James Garland's design for a water feature at the Hearst Building explores sound. Photo by Chuck Choi.As part of our Wayback Wednesday series of posts, celebrating our 15th anniversary this year, we're highlighting some of our favorite features from FORM's print edition. Today, we're sharing an interview our editor-in-chief, Alexi Drosu, conducted with James Garland, the founder and president of Fluidity Design Consultants, a firm specializing in water design. Below, he talks with Alexi about what drew him to water design, his sources of inspiration and how his approach has evolved over the years. He also touches on the future of "green" water design, a subject that has increasing and urgent relevance to those living in regions facing drought conditions of historic proportions.

What drew you to water design?

While doing my internship under Charles Moore, I was asked to freelance with a water design company. Water is very alluring, with special challenges and a seemingly endless opportunity for making mistakes. Between its beauty, significance, design potential and physical sciences challenges, I was captivated. In my mind, I crystallized in my thirties no longer as an architect but as a water designer.

Tell me about the evolution of water design and how it has affected your practice.

At the Alhambra, water was one medium of a multidisciplinary environment that included poetry, architecture, and landscape. In Rome, the great sculptors did fountains in sculpture. In the mid 1980s, there was the rediscovery of how zesty and visceral water is. Interactive experiences culminated at the big fountain at the Bellagio, a real highpoint in water as entertainment. Today, we’re trying to integrate a deep connection with architecture and art, still have the richness of the water of Rome, the refinement of the water of the Alhambra, and the superlative control of the entertainment era—we are trying to bring it all together.

What water features have affected you?

I saw the Alhambra and I was amazed at the level of mastery revealed in the tiny jets, the making of little ripples, the poetry of the reflectivity of the pools, the perfect proportions of the water and the spaces, even the architectural reveals. It’s not just the impressiveness of the idea; it’s how you get there.

Tell me about the sound of water.

There are famous mistakes you can make with sound. In the natural world where you have a beautifully lively stream, you hear high frequencies, low frequencies, medium frequencies. [It’s] the ultimate model for acoustics because it engenders a psychological response. It’s not just the sound, but [also] the changing sound. Something that changes is much more captivating than something that stays the same. The glass cascade for Norman Foster at the Hearst Building was an acoustical idea. Water does not just flow over the glass; it actually moves the flow rate from left to right. It sounds like a constantly changing natural event.

What are some of the innovations you are working on?

For the lobby of an office building in New York City for SOM, there will be a taut screen of silent, brilliantly sparkling water, with a transforming, silvery flow character. For a Design Center in Houston, we’ve created a black reflection pool with rectangular voids that periodically open up in the pool’s surface—later closing, from which glassy fans of water will stream up and back into the pool And in Cairo we are working on a rather grand aqueduct riddled with delightful flaws to leak beautifully.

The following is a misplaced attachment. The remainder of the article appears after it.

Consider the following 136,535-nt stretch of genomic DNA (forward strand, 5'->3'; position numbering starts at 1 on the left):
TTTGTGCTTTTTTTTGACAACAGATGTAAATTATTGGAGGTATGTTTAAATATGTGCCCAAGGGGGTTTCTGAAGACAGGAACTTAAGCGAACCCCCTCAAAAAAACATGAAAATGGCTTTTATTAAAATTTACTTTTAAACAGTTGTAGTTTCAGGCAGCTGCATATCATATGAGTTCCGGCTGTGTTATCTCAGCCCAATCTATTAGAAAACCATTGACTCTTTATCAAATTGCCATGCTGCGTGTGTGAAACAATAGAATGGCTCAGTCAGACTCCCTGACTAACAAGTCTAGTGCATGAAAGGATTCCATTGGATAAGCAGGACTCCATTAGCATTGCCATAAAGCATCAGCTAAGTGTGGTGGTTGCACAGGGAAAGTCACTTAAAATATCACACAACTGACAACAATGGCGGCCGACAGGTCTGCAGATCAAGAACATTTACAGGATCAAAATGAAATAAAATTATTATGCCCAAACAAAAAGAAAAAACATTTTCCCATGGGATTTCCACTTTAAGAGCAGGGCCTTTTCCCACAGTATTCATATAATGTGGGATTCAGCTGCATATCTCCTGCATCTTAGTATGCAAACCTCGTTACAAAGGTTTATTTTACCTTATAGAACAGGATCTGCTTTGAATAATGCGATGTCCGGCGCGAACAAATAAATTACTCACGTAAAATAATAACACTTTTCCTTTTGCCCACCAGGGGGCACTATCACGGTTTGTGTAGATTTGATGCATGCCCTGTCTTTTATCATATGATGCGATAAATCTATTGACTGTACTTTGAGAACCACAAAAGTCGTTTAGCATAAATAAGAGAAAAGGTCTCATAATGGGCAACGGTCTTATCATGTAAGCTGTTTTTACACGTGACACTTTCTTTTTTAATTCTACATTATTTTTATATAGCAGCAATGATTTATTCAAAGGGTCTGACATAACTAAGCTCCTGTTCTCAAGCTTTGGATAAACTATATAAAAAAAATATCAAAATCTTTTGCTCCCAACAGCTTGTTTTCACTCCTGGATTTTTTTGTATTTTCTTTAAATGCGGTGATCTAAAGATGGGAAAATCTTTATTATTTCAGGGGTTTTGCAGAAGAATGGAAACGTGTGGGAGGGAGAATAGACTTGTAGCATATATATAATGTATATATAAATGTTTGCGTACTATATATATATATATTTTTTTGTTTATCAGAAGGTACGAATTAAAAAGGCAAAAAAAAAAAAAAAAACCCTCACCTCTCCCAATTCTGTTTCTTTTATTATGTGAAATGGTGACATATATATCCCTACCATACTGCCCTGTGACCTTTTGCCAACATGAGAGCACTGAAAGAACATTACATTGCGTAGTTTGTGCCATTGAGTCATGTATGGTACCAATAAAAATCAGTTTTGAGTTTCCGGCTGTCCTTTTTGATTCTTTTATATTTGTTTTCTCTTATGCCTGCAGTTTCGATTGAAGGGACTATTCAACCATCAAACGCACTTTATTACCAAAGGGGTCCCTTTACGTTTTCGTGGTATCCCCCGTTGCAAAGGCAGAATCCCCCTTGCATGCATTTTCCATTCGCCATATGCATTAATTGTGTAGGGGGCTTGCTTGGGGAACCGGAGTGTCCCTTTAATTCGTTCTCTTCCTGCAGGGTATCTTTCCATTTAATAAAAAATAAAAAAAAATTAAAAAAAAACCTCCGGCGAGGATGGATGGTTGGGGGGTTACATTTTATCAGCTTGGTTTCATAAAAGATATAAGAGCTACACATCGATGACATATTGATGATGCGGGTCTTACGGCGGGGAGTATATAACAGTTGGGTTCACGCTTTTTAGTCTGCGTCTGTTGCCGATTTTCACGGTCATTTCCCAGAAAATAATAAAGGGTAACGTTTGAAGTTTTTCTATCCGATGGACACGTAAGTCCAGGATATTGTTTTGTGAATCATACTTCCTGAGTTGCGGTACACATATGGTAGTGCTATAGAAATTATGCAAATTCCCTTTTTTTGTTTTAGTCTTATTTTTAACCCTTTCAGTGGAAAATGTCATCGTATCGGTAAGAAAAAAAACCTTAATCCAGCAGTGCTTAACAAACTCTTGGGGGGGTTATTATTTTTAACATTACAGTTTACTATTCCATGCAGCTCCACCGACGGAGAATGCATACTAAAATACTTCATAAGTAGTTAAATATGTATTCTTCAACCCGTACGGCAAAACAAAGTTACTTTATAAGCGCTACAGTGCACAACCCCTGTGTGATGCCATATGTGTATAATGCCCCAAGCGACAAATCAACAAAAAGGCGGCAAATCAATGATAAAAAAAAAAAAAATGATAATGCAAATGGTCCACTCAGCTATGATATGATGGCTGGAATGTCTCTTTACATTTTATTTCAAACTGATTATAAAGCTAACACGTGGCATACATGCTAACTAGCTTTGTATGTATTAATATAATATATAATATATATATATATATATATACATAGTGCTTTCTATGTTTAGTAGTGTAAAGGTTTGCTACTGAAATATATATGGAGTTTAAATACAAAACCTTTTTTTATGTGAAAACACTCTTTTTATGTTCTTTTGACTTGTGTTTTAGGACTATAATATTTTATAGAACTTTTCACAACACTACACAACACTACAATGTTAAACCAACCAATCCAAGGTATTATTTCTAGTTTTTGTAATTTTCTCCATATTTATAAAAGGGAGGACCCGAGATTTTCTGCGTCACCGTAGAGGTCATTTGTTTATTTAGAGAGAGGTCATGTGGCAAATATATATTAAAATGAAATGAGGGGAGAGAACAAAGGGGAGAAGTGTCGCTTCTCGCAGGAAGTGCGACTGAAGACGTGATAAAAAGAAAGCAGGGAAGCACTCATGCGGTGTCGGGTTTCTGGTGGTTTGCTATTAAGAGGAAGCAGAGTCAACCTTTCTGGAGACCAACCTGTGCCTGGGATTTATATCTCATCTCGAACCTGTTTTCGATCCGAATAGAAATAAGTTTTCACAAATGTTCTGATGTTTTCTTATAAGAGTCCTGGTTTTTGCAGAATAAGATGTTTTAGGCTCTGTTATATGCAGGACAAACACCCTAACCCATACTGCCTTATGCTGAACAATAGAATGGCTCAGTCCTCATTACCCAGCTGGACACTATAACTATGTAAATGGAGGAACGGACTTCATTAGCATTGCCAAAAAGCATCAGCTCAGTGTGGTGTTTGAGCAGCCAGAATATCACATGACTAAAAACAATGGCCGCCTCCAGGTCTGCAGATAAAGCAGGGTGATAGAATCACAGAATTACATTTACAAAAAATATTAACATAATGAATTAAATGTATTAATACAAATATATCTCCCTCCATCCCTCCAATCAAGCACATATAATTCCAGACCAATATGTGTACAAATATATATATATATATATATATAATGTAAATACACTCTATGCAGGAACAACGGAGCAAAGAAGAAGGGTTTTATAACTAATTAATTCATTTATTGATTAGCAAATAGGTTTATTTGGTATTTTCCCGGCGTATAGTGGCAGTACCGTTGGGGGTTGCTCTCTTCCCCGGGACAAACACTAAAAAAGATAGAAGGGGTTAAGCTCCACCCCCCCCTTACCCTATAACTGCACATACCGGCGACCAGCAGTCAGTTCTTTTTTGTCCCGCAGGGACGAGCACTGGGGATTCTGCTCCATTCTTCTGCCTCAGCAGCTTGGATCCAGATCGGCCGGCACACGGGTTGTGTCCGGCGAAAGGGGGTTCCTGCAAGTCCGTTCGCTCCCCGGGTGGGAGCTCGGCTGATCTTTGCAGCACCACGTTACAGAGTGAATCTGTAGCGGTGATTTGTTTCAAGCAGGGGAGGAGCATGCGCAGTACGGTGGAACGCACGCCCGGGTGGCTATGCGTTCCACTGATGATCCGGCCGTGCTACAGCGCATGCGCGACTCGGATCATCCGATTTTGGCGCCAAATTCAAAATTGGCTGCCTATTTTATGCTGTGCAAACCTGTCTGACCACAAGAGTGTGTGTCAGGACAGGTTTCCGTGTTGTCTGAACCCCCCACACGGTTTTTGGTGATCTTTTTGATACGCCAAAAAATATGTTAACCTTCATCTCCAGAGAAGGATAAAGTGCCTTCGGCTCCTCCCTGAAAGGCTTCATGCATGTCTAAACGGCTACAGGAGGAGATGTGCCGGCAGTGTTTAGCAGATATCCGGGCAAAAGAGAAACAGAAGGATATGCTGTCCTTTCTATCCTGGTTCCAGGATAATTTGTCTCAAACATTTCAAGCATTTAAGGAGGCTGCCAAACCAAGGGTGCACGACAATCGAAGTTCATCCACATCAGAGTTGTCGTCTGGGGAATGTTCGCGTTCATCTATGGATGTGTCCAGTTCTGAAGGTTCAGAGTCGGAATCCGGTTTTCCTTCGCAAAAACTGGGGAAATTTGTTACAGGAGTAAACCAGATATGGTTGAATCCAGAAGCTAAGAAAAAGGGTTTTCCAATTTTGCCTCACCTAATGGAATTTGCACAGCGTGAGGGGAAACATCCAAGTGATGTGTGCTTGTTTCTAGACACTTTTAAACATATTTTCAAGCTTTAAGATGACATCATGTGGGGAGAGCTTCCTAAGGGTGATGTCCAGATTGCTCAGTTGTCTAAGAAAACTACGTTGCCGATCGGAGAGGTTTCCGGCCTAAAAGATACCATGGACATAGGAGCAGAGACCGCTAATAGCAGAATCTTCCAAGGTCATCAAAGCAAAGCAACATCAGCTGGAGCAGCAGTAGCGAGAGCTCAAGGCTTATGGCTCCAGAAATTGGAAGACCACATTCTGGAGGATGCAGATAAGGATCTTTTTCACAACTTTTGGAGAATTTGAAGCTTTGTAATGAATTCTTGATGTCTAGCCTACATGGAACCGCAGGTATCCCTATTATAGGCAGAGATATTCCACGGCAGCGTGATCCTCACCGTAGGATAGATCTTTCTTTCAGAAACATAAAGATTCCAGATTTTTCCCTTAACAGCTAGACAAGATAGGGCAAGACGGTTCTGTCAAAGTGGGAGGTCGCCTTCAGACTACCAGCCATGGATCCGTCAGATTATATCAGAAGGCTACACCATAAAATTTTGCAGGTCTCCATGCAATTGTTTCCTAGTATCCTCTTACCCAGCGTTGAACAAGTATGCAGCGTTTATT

Change seems to be a consistent theme in your work?

It’s a keystone idea for us. Motion design, transformation, the change of sound, the change of form. In Abu Dhabi, we are working on a program of ‘movable fountains’ for a multi-purpose space. There is this almost random composition so [it] is a constantly changing tablet. It seems that Dubai offers designers much freedom of imagination. It used to be that Dubai was a wonderful place to work because you could build a dream. Today, Dubai is not just a place to build dreams. It’s become a destination of the spectacular. You can’t just do something great; you have to do something stupefying.

Do you often play around with the medium of water?

It’s very rare. People say, do you want to do something with oil? Do you want to do something with mercury? These other mediums are interesting but they aren’t innocent. Why were fountains ever invented? The fountain has a purpose. It’s there to renew and refresh the visitor psychologically and in this renewal to get perspective on your life and your place in the world. Not all fountains do this, but the good ones all do.

What kind of materials are you using?

We look at materials, effects, technologies, [and] new products all the time. In the studio, there are little things everywhere, something we’ve looked at, tried to make something out of. It doesn’t always work but you’d be surprised how often we have success. We did a giant water feature in Dubai made of glass beads. They’re 80 feet tall and hang in a giant space and when the sunlight hits them they make prisms. We’re working on a new project in New York City and they wanted to do something that was visually amazing and made no sound. We did tests [using] differentscreens, made out of stainless steel and woven on these huge looms.

What will we see when it comes to “green” fountains?

There are a number of things we do today to be environmentally responsible and using rainwater is one of them. There have been ideas about using fountains [as] the chilling system for a building. Water features use a lot of energy, [so] our best technique is creating strong displays that don’t need the energy. We are reducing water waste and energy consumption, and we are moderating purification chemistries to be more sympathetic with the environment. But using solar panel, geothermal, even some kind of cell system—that’s all in our future.